Mohs micrographic surgery at UC Davis
The UC Davis Department of Dermatology includes two full-time Mohs surgeons: Daniel Eisen, M.D. and Jayne Joo, M.D.
Dr. Eisen, is the director of the of Mohs and dermatologic surgery, is a board-certified dermatologist and a fellow of the American College of Mohs Micrographic Surgery and Cutaneous Oncology. He received his Mohs fellowship training with Drs. Lawrence Warshawski and David Zloty at the University of British Columbia in Vancouver, Canada. Dr. Eisen has published in peer-reviewed journals and presented at international dermatology meetings. As an Associate Professor of Clinical Dermatology, Dr. Eisen lectures to the UC Davis residents on a variety of topics, from general surgery techniques to anesthetics. He also specializes in Aesthetic Dermatology and Surgery. His academic interests include hidradenitis suppurativa, surgical outcome studies and medical education.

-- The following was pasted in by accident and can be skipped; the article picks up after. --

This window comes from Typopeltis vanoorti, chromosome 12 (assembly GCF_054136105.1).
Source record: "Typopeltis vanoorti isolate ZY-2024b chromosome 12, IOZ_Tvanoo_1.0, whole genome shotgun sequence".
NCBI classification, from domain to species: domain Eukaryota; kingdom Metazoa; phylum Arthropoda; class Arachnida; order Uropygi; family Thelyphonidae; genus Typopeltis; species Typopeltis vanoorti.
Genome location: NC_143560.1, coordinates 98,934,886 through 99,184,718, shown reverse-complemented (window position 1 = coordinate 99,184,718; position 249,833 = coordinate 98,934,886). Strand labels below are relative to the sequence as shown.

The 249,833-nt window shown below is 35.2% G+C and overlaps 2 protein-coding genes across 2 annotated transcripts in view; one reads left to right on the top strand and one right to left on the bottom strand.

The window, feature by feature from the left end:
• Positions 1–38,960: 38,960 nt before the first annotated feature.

Mohs surgery is state-of-the-art treatment for skin cancer in which the physician serves as pathologist and reconstructive surgeon.
- Remove the visible portion of the tumor.
- A thin layer of skin is removed and divided into sections, color-coded, and frozen.
- A map is drawn of the affected area.
- Each section is examined under the microscope for evidence of remaining cancer.
- If cancer cells are found, another thin layer is removed from the mapped area and again examined. This process is repeated until there is no longer any evidence of cancer cells.
- Offers highest cure rate.
- Has the lowest chance of regrowth.
- Minimizes removal of noncancerous tissue.
- Is the most precise means of removal.